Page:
Why Liberation From Oppression Can Happen Here And Anywhere

The symbol of Otpor! in their movement against the Serbian Regime.

One of the main activists behind Otpor!, the organization who took down Slobodan Milosevic in Serbia, released Blueprint For Revolution in 2015 to share the most effective strategies from efforts to topple repressive governments across the world. Srdja Popovic trains potential revolutionaries in strategic nonviolent direct action through the organization the Center For Applied Nonviolent Action And Strategies (CANVAS). In the first several chapter he has discussed training Syrians, Egyptians, and Venezuelans to hold uprisings against the regimes controlling their countries. Full disclosure: I am writing this chapter by chapter and have not yet finished the book.

Srdja Popovic, a Serbian activist, of Otpor! and the Center for Applied Nonviolent Action and Strategies (CANVAS). September 2012, Berlin Photo Credit: Wikipedia/Heinrich Boll Foundation

The first chapter of the book is titled It Can Never Happen Here. It focused on a group of Egyptian activists who needed to surreptitiously leave their dictatorship to attend Popovic’s training. The entire group held a similar, and extremely reasonable concern. The former Egyptian Dictator Hosni Mubarak led a violent Police State. The participants felt powerless in the face of State repression. Yet members of the group would still go on to topple his regime in the Arab Spring. When the people rose up and occupied Tahir Square and other town centers the police crackdown resulted in 846 deaths and over 6000 injuries.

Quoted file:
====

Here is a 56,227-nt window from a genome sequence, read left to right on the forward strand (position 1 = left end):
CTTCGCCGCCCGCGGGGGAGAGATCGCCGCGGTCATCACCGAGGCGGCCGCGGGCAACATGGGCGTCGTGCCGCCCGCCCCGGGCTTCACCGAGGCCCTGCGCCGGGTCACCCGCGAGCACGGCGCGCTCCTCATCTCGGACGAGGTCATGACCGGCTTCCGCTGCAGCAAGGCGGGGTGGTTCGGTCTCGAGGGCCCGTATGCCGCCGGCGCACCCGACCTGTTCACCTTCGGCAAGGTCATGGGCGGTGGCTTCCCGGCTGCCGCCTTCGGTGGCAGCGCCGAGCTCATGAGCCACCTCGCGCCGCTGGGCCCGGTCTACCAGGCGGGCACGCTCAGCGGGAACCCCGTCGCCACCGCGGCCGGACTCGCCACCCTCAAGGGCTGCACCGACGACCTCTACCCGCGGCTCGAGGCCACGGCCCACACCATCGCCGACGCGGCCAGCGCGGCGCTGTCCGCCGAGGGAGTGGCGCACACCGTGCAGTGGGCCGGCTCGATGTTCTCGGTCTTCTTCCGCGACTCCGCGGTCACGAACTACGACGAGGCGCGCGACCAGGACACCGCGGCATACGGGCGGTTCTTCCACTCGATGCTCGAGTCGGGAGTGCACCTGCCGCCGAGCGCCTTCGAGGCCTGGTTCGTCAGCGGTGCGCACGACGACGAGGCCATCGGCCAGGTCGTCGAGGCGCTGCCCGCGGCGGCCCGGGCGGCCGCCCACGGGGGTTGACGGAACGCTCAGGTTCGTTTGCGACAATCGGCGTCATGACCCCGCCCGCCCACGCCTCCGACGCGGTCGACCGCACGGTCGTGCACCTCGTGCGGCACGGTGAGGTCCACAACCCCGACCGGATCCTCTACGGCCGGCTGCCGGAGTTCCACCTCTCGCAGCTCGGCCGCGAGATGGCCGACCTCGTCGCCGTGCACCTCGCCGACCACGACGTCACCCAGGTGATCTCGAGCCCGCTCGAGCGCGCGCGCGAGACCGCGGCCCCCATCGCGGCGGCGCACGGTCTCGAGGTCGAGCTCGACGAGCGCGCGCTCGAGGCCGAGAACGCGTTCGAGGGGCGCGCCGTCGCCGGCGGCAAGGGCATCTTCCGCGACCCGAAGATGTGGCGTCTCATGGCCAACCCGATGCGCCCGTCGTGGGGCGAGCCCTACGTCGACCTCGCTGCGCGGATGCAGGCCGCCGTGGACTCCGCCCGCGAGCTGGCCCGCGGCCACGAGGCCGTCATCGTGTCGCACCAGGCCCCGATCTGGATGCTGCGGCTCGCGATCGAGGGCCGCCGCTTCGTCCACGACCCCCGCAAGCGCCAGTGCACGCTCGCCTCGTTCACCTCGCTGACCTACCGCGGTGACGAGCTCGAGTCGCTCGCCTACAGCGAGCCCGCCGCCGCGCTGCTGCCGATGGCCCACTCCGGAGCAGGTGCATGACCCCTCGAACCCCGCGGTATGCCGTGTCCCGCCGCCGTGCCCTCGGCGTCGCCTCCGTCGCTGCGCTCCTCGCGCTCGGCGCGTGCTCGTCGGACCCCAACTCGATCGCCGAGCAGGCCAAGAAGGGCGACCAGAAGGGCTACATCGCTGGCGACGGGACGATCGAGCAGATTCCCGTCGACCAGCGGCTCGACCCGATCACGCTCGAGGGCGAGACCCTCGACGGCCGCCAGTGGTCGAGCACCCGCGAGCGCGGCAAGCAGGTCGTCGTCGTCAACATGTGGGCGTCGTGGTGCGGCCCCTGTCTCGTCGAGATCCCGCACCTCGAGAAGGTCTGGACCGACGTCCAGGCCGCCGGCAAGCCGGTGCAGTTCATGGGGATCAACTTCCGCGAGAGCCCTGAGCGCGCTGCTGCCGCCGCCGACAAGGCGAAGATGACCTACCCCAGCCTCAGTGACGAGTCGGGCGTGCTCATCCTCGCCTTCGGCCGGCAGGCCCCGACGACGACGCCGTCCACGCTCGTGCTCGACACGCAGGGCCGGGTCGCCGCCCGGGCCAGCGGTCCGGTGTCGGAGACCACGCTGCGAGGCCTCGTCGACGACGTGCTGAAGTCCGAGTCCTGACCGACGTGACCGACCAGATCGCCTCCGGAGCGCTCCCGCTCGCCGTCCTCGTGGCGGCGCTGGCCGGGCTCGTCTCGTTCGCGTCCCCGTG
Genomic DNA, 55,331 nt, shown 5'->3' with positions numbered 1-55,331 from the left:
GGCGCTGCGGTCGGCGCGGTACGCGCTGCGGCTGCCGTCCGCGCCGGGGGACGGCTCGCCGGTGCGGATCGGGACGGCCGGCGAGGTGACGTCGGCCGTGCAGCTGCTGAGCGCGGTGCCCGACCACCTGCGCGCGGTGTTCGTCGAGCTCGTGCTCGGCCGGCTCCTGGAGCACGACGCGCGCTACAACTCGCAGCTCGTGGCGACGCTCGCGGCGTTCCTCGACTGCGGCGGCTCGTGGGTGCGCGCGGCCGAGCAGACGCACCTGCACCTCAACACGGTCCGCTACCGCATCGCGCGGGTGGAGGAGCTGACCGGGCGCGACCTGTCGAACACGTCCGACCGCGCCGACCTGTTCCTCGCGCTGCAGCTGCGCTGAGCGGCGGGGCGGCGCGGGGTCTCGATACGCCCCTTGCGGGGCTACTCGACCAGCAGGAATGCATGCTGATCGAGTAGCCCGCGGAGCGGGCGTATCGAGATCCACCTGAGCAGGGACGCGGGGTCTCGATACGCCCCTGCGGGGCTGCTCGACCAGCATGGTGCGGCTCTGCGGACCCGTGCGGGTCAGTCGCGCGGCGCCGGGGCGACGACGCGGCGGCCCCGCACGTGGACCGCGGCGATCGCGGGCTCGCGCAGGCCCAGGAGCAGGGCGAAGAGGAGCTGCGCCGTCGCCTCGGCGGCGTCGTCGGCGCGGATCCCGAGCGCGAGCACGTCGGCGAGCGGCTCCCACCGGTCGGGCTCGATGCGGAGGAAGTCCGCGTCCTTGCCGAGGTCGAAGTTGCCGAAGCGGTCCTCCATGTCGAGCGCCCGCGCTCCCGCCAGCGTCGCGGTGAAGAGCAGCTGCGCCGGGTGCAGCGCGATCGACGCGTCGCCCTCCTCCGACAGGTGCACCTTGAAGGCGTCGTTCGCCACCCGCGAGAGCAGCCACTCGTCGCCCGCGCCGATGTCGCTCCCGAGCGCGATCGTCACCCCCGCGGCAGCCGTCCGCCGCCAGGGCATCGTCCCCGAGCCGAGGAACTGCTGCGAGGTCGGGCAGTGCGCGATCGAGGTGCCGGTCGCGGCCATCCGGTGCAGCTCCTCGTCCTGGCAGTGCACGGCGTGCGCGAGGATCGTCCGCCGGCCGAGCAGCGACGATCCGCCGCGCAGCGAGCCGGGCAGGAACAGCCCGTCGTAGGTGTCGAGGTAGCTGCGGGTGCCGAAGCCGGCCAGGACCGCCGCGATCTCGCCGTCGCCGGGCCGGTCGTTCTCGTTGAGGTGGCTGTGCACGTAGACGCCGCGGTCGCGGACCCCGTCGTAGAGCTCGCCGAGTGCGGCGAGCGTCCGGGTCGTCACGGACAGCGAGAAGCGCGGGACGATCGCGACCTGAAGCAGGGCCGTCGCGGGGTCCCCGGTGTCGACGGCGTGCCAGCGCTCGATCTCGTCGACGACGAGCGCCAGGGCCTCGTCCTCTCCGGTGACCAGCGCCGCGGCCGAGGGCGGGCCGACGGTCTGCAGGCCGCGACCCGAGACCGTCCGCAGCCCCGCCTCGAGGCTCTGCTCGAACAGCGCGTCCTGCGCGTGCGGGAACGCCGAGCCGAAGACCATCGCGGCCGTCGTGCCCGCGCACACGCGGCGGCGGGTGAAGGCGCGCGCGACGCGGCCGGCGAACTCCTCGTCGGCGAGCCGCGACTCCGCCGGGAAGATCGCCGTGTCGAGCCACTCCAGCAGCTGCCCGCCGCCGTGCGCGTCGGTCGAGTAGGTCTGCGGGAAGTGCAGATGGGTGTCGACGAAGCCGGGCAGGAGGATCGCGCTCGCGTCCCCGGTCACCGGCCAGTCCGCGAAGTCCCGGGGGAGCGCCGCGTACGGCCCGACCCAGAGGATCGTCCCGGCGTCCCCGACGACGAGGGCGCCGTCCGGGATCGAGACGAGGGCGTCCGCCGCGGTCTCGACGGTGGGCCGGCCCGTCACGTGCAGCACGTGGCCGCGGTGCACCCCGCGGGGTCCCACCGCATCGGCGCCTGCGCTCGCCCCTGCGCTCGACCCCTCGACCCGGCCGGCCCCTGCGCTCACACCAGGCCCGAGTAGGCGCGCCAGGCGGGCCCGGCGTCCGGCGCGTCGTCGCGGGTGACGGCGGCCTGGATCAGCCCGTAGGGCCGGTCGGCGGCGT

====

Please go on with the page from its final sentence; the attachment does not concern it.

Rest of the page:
According to Popovic, the opinion that the strategies taught by CANVAS cannot work against brutal regimes has a two-tiered response. He wrote that this opinion has two implicit assumptions; one true, the other false. The true assumption is that every situation is different. The strategies which Otpor! used against the Serbian regime would not work in Egypt. The false assumption is, “the notion that there is categorically no way for a nonviolent movement to succeed in your country.” He claimed that the rules of nonviolent agitation are the same across time and culture. Gandhi and Otpor! were using the same rules of engagement to battle their empowered opponents.